Lessons learned or lessons learnt are recommendations for future behavior based on past experience. The lesson can be positive or negative; can include recommendations about what to
do/avoid or how to do/avoid; it can be based both on success or failure of the past experience from which one learns. Also known as Debriefings or Retrospective processes.
Lessons are learned by all – both individuals and organizations. We all learn intuitively from our own actions: a baby learns how to stand after falling again and again; an adult may learn how to order a movie ticket in advance if he misses a show due to tickets’ unavailability. Organizations also learn; in many organizations, lessons learning is a managed process.
In some sectors, especially where safety is a major concern, like space agencies, military forces, factories, etc., lessons learning is routine. Failing and learning from lessons is an essential part of innovational processes; it is therefore common to find these learnings in the high-tech industry.
In many places over the world one can join “fuckup nights” and learn stories of failures shared by other people, speaking about their mistakes and what they have learned from them.
There are many methodologies for learning lessons- all based on analyzing the past;
understanding causing factors and their corresponding root causes; and suggesting recommendations for the future.
The most common methodology After Action Review (AAR), was introduced by the United States Army.
It includes 4 questions:
a. What did we expect? Expectations could be defined in terms of targets to be met, missions to be completed, budget, time or other resources to be properly invested and used
b. What actually happened? Gaps between wish and reality are highlighted. It can help to seek for surprises as to what was expected.
c. Why? Why? Why? Why? Why? The why question is asked again and again (5 times); question repetition enables deep learning and understanding of the root causes of the gaps found.
d. What is recommended? Based on the understanding of the root causes, recommendations for future are articulated: What should be avoided; how to best act; etc.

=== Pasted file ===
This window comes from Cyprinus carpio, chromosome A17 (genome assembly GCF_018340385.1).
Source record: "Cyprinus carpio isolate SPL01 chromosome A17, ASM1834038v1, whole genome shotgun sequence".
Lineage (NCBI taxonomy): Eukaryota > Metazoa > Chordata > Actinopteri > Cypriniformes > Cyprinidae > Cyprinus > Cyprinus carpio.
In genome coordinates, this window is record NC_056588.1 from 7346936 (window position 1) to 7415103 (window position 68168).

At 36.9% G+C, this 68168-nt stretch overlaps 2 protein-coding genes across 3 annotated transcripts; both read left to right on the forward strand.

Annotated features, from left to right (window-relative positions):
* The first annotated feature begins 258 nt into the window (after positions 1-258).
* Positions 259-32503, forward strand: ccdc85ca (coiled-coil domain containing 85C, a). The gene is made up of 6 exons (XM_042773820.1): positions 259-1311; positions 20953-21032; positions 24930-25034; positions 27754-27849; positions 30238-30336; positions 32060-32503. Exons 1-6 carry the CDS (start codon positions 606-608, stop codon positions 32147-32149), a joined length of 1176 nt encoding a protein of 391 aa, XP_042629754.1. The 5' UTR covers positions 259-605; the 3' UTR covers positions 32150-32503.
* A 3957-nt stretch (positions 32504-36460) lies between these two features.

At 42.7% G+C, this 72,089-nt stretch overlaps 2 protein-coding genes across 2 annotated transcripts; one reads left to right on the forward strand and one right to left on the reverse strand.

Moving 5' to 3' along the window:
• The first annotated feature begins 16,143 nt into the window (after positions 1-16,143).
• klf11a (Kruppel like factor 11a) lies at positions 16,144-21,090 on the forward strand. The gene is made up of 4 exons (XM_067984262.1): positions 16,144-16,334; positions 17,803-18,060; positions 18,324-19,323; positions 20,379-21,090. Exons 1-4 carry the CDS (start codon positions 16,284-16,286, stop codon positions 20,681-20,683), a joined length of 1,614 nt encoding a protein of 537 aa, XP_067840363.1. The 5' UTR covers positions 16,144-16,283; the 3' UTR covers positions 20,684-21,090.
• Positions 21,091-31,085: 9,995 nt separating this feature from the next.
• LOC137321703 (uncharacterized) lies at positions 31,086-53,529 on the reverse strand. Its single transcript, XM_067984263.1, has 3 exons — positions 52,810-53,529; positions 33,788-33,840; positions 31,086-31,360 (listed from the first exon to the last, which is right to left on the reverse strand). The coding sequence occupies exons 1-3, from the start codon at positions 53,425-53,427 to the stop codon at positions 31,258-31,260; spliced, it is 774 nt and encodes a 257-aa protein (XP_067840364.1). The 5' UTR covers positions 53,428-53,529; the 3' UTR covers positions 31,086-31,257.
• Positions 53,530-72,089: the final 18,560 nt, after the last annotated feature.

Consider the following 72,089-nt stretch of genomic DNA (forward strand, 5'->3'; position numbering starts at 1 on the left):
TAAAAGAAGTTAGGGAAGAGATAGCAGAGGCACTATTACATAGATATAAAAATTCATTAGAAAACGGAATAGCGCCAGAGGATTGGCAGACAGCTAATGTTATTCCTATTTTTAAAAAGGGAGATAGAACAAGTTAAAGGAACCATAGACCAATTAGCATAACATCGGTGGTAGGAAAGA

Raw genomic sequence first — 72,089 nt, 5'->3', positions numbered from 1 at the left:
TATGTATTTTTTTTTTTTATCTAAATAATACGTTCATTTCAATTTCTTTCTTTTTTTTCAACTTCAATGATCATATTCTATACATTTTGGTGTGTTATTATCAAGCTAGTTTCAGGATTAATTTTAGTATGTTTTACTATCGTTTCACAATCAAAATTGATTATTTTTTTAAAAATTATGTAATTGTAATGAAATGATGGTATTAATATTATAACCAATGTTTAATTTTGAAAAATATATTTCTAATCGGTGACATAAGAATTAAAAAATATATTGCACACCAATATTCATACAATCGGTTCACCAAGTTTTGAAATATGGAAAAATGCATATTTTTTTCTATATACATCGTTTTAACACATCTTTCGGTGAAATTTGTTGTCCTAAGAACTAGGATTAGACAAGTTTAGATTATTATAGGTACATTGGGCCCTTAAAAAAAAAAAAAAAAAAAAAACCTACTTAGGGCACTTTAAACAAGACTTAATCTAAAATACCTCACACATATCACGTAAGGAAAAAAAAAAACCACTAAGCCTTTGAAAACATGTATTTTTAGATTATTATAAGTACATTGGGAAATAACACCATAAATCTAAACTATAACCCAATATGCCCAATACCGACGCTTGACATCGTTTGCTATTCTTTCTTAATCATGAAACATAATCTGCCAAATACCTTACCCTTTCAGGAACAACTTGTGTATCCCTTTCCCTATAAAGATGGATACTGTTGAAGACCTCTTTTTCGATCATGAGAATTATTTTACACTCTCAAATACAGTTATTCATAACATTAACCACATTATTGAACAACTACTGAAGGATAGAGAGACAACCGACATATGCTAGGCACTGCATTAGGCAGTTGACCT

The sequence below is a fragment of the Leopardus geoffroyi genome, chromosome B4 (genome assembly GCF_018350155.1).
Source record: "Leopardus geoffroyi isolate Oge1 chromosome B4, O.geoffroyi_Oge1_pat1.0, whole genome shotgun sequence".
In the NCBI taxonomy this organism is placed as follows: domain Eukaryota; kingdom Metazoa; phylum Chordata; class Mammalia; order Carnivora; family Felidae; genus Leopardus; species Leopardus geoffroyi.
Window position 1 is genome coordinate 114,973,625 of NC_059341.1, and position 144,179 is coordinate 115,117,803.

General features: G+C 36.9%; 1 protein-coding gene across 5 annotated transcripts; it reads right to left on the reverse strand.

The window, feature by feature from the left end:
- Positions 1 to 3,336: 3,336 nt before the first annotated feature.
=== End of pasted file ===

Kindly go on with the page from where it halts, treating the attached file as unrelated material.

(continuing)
AAR is effective for both simple and complex learning processes.
The learning can be based on success, enabling the organization to replicate the success and turn it to a systematic approach; learning can be based on failures, helping the organization to prevent similar problems or failures in the future.
The learning can include both positive and negative recommendations.
After generating new lessons, it is vital to spread the new knowledge to all relevant parties, and to take steps that will help the employees know, remember and actually use the new knowledge.
Efficient and effective learning is not always easy to achieve. The main common challenges include:
a. Time: Not taking the time to learn. May occur, as organizations are always busy and in a rush, and the lessons learning is naturally the end of the process.
Organizations are encouraged to embed the process learning as part of processes, and to engage management in requesting the learning & results.
b. Cognitive Dissonance: People tend to see other peoples’ “fault”, while minimizing parts they were in charge of. This is the essence of “cognitive dissonance”- wanting to feel good with my decisions and myself.
Organizations are encouraged to overcome this challenge by focusing on what happened, rather than who was in charge of this happening, role modeling and nurturing a positive attitude towards the learning and learners.
c. Usage: In too many organizations and too many occasions the lessons learned are applied only partly.
Organizations can improve utilization of what has been learned, by defining ways to draw the knowledge near the employees, so they can use it in the time and context they may need it. Organizations are also called to make the knowledge easily accessible, for whom seek it.
- Addresses organizational specific needs; learning is important
- Focuses on activities in which we experienced something different and there is a potential of learning
- Fits the existing, leveraging what has already been achieved
- Performed gradually
- Accompanied with management commitment
Typical examples of starting points may include:
- Learning first from success
- Investing in utilization of knowledge learned from past accumulated lessons
- Role modeling: Managers being first to debrief, before requesting others to do so.
- Knowledge management
- Best practice
- Business rule
- Experience curve
- Postmortem documentation
- Risk management
- Strategic management
- Cronin, G., & Andrews, S. (2009). After action reviews: a new model for learning. Emergency Nurse (through 2013), 17(3), 32.
- Reference:Milton, N. (2010). The Lessons Learned Handbook: Practical approaches to learning from experience. Elsevier.
- Levy, M. (2017). A Holistic Approach to Lessons Learned: How Organizations Can Benefit from Their Own Knowledge. CRC Press.
- Roe, T. H. (2011). Establishing a lessons learned program: Observation, insights and lessons. Center for Army Lessons Learned